Hate crimes against race not only affect one person. The Encyclopedia of Race and Racism “Hate Crime” states, “When a person of a selected race or ethnicity is attacked simply because of skin color, the entire ethnic community is put in fear” (Hate Crimes). When a hate crime is committed against a certain race or ethnicity it strikes fear on the rest of the race or ethnicity. In an article titled Racism it states “Racism is a prejudice or an animosity against a person or group of people who belong to a different race”. Some may believe it is only one race that is being prejudice, but racism can be found in almost all cultures.
Hate crime laws is a crime committed by an individual who targets their victims because of the victim 's race, religion, ethnicity, sexual orientation, gender, gender identity, or disability. An example would be, if an illegitimate assaults an individual because that individual is Jewish, the crime would likely be a hate crime. Hate crimes are like messages to members of a certain group that they are unwelcome in a particular neighborhood, community, school, or workplace. There are many different laws regarding hate crimes.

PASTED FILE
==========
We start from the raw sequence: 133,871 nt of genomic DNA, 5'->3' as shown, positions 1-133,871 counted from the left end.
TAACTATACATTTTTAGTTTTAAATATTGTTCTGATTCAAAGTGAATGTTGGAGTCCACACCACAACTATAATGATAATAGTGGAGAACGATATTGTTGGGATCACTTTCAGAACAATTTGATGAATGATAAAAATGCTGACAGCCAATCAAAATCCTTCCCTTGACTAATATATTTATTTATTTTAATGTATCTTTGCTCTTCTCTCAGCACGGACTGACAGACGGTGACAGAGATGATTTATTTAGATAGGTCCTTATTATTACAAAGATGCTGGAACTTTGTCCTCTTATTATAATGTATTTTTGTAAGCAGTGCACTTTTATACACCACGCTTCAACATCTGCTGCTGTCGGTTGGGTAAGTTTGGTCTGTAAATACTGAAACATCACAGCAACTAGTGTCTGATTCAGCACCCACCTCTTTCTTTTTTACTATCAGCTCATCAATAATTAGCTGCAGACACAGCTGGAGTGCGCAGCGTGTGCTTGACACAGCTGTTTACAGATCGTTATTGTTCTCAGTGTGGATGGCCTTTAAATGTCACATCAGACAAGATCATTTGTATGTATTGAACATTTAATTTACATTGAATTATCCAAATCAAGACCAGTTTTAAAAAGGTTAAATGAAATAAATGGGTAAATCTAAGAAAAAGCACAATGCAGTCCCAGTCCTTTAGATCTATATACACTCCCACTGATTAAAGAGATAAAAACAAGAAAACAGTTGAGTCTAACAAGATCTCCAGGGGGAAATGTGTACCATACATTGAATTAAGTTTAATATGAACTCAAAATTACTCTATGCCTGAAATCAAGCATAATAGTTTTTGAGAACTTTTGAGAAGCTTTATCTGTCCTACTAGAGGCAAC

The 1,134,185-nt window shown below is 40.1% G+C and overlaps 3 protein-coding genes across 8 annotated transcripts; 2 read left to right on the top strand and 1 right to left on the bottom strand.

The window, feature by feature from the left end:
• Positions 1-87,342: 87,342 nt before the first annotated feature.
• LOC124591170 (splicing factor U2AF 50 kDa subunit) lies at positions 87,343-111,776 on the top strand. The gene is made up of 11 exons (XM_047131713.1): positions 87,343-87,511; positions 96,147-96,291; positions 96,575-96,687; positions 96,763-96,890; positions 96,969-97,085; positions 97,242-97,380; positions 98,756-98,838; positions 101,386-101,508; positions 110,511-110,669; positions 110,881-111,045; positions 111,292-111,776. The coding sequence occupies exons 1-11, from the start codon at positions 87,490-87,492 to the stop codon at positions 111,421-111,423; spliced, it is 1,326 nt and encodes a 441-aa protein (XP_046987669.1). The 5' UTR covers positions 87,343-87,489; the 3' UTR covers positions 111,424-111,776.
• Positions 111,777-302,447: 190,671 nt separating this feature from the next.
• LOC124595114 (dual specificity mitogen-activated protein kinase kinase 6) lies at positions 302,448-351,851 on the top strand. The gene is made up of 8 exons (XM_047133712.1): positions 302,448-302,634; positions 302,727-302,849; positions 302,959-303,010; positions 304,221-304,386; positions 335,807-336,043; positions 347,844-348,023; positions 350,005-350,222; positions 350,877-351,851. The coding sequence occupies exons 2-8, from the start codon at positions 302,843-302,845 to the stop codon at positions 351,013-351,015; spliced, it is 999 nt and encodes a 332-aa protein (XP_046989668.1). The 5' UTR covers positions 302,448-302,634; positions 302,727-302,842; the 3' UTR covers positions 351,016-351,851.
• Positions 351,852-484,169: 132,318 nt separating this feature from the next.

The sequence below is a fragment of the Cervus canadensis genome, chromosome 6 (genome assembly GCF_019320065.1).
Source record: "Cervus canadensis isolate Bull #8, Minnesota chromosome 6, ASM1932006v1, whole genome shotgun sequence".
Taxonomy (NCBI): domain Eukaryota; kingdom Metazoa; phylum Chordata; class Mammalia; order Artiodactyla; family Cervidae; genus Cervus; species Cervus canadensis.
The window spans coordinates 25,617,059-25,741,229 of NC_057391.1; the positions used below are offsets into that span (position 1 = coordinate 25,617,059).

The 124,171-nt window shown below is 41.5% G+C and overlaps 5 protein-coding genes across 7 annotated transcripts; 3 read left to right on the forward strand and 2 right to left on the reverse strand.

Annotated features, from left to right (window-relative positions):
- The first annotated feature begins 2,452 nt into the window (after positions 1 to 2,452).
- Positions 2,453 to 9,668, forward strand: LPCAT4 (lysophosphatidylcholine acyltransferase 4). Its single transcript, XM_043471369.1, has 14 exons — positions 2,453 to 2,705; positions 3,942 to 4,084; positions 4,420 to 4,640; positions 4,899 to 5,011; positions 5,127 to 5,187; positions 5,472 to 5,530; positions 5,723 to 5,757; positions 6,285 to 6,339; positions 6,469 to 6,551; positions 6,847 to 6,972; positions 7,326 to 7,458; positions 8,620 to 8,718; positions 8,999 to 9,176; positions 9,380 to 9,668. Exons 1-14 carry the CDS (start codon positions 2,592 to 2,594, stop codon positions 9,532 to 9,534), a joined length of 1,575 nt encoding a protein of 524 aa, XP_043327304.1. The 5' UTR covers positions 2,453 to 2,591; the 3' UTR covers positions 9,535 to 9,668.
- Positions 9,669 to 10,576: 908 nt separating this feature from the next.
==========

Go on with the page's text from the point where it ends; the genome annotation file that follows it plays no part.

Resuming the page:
Hate speech—words or symbols targeted at a particular group or person that attack or intimidate them based upon sex, race, religion, ethnicity, disability, sexual orientation, or gender—has recently become extremely controversial, especially in regards to college campuses. Although merely visual or verbal behaviors, hate speech can indirectly and directly cause physical and psychological harms. Philosophers Richard Delgado and Jean Stefancic delve into the negative impact of hate speech in their essay “Words That Wound”, detailing exactly how supposed expressions of freedom of speech can detrimentally impact its victims. Such dire consequences thus call for targeted and threating speech to be banned in certain spaces in order to sustain a safe environment for the majority of people.